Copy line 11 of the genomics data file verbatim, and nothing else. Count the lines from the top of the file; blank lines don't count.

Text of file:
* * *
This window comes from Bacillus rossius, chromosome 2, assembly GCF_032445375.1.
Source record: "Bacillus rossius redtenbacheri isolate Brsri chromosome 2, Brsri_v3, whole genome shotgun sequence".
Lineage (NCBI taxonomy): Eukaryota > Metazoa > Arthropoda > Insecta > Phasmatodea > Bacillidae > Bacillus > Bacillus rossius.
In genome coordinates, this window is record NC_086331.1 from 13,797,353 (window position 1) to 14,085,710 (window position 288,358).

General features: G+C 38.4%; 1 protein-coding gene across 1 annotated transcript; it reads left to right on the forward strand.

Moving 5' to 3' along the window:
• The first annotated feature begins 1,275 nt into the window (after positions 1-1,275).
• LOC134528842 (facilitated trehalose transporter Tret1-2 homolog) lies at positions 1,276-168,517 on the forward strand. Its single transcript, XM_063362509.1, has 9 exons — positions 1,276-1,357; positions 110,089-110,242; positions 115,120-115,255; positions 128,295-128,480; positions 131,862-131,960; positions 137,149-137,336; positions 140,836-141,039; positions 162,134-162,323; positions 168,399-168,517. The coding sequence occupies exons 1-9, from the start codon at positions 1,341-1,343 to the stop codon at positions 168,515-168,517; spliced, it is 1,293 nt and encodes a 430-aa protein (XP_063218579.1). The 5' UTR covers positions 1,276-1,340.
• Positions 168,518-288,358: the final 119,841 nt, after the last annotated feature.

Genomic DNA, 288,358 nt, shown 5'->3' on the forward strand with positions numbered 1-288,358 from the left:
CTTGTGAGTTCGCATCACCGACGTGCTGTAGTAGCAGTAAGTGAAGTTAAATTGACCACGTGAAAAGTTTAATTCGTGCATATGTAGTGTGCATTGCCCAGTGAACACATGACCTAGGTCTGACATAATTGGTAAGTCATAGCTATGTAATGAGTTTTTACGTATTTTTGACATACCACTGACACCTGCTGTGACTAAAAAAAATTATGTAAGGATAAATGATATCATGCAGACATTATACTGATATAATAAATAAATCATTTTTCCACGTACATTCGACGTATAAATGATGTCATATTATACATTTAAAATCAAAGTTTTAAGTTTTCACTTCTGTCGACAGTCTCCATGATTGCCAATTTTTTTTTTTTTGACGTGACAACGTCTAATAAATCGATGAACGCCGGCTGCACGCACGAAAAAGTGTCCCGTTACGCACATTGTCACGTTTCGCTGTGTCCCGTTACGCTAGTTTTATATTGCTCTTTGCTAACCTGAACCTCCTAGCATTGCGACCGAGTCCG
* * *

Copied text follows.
CTTGTGAGTTCGCATCACCGACGTGCTGTAGTAGCAGTAAGTGAAGTTAAATTGACCACGTGAAAAGTTTAATTCGTGCATATGTAGTGTGCATTGCCCAGTGAACACATGACCTAGGTCTGACATAATTGGTAAGTCATAGCTATGTAATGAGTTTTTACGTATTTTTGACATACCACTGACACCTGCTGTGACTAAAAAAAATTATGTAAGGATAAATGATATCATGCAGACATTATACTGATATAATAAATAAATCATTTTTCCACGTACATTCGACGTATAAATGATGTCATATTATACATTTAAAATCAAAGTTTTAAGTTTTCACTTCTGTCGACAGTCTCCATGATTGCCAATTTTTTTTTTTTTGACGTGACAACGTCTAATAAATCGATGAACGCCGGCTGCACGCACGAAAAAGTGTCCCGTTACGCACATTGTCACGTTTCGCTGTGTCCCGTTACGCTAGTTTTATATTGCTCTTTGCTAACCTGAACCTCCTAGCATTGCGACCGAGTCCG